[2011039] Spectroscope


Megan Dennis & Rapid Eye Movement @ Adelaide Royal Coach

5:30pm, Sun 20 Feb 2011

It’s a glorious day to be alive (or, at least, a glorious day to be awake) and strolling across the parklands to the Adelaide Royal Coach – a little motel complex that I’ve often wandered past without ever contemplating what was contained therein. But the sun warmed my hangover-aching bones, I bump into Rod for a bit of a chat, and I’m feeling alright.

Better than alright, actually. I’m keenly anticipating Spectroscope – as even the most casual reader of this blog may have recognised, I love to see people perform Clever Things with light and shadow. The précis is delicious – described as “a ballet of light”, this solo devised piece is a study into authenticity; the technology of ‘self’: the screen that is created to both display and disguise – and I’m imagining all sorts of things, all sorts of possibilities… it’s very exciting.

But the first thing that I notice when navigating through the halls of the Royal Coach is the water damage – there’s splotches of wet carpet and matting everywhere. And, in the queue for the performance, the cross-group chatter seemed to indicate that this was very much a family-and-friends crowd, with lots of “how do you know Megan / The Girls” discussion. The doors opened, and we’re led into a darkened room, and instructed not to walk across the aisle as we made our way to our seats.

Of course, as soon as the front row on the far side filled up, the aisle was promptly walked across, evoking tuts and hisses from family members. The aisle was to be protected because of the collection of activated glow-sticks tied to a fishing line and laid along the floor; at the front of the space is a two-metre-high screen. Doors closed, there’s a moment of pitch-blackness before eyes adjust to the low light; and then, to inoffensive ambient tones (apparently the work of Sigur Rós), the performance began.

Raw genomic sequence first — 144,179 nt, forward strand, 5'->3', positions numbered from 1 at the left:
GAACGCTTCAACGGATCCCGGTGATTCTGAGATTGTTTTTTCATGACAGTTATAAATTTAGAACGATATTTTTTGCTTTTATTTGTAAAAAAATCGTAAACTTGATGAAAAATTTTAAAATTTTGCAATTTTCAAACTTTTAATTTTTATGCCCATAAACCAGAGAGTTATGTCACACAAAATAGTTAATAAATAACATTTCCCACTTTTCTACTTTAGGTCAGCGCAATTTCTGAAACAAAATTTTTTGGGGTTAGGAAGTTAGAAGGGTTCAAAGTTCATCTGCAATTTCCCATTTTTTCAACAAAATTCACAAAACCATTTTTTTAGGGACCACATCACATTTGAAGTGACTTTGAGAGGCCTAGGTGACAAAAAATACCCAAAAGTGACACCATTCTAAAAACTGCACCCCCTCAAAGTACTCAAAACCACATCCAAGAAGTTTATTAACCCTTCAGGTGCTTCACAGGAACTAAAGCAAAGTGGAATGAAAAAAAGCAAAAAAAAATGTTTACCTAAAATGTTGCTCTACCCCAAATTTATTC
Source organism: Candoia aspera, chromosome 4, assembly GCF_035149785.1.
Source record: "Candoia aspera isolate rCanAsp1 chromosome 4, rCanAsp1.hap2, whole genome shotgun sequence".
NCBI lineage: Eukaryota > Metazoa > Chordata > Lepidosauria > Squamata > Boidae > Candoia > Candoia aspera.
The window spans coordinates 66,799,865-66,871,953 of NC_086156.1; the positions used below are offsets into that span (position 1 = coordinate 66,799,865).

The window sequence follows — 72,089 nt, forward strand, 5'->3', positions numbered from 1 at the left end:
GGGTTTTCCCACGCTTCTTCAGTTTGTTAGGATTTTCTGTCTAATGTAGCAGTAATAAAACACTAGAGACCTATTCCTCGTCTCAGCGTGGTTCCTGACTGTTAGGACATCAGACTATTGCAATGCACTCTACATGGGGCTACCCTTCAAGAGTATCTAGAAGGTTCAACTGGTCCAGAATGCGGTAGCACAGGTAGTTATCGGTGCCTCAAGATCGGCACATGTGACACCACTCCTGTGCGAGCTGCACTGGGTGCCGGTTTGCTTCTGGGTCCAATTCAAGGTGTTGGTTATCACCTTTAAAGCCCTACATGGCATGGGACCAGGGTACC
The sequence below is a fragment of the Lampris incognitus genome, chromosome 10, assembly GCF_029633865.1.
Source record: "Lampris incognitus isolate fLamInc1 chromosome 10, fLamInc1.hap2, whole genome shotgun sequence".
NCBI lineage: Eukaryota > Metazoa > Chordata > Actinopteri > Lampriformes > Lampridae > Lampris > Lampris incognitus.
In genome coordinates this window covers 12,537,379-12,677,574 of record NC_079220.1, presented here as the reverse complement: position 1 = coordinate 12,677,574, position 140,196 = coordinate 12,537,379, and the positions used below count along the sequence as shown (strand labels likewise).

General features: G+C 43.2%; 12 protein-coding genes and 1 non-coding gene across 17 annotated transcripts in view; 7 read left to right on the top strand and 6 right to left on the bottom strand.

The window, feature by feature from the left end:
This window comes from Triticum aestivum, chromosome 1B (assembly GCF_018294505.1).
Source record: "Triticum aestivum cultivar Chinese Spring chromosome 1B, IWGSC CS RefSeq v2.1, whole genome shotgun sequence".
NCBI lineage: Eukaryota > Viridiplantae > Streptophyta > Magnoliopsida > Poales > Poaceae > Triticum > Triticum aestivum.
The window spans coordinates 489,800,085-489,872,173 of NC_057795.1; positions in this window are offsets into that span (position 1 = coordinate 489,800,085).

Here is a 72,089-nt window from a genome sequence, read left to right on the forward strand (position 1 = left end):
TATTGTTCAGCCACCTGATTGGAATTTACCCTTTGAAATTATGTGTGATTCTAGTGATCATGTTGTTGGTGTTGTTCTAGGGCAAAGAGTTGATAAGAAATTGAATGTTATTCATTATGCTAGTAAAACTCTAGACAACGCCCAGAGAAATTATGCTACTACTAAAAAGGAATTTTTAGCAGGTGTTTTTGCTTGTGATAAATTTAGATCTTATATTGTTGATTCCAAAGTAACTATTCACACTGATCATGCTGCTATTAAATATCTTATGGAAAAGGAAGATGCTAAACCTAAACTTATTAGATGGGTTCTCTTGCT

Of course, due to the fact that I was sitting in the second row, I couldn’t see anything for the first couple of minutes of the performance; awkward craning (and potentially creepy breathing into my obstructor’s ear) only allowed me glimpses of the initial action. From behind the screen, some strands of colourful light – more glow-sticks – shine through; they dance in time to the low-key backing music, all-too-slowly climbing the height of the screen. Well, “dance” may be a bit misleading; “jiggle” would be far more accurate, with the strands acting like jerky marionettes. There’s a certain beauty to the light and spasmodic movement – for a few minutes, at least – but the glow-sticks amble along their vertical ascent of the screen, and I’m almost dozing off by the time they reach the top. Luckily my eyes are open for the most visually striking part of the performance, as a bright white light blasts the scrim, and wafting leaves of red cellophane drift serenely down, dancing around Megan Dennis’ shadow (which is pretty much the only time the performer is visible throughout).

But after the autumnal beauty of the cellophane, it was back to more glow-stick action, broken up by some awkward torch-powered shadow puppetry. Colourful rings and shapes wander around behind the scrim, sometimes drifting too far from the screen, hazing their visibility; the fishing-line glow-sticks on the floor are pulled forwards, in what I can only imagine was supposed to mimic a marching stream of light. But that part of the performance was only visible to those sitting on the aisle; poor planning restricts the ability of the audience to appreciate the ideas on offer.

And that is Spectroscope‘s biggest problem: there’s obviously some interesting and creative ideas here, but they’re let down by execution. And, as an audience member, I don’t think the show looks half as good as the Rapid Eye Movement crew think it does. In that regard, Spectroscope reminded me of Fin – ideas and passion are present, but there’s no polish. And unfortunately, the part of the performance that (perversely) provided the most pleasure was the pregnant pause at the end of the show – the audience sat quietly in the pitch-black room for a good ten-to-fifteen seconds before the girl managing sound and lights started softly clapping, her small hands sounding feeble, almost pleading.

I left as efficiently as I could, eyes down; I quickly headed back into the city, wondering what the family-and-friends crowd thought of it, and giggled to myself. And, thinking back on Spectroscope after five months, that’s my fondest memory of the performance – not the “ballet of light”, not the uncomfortable silence, but the ruminations on reactions. And that, in a way, made the whole experience worthwhile.

Leave a Reply

Your email address will not be published. Required fields are marked *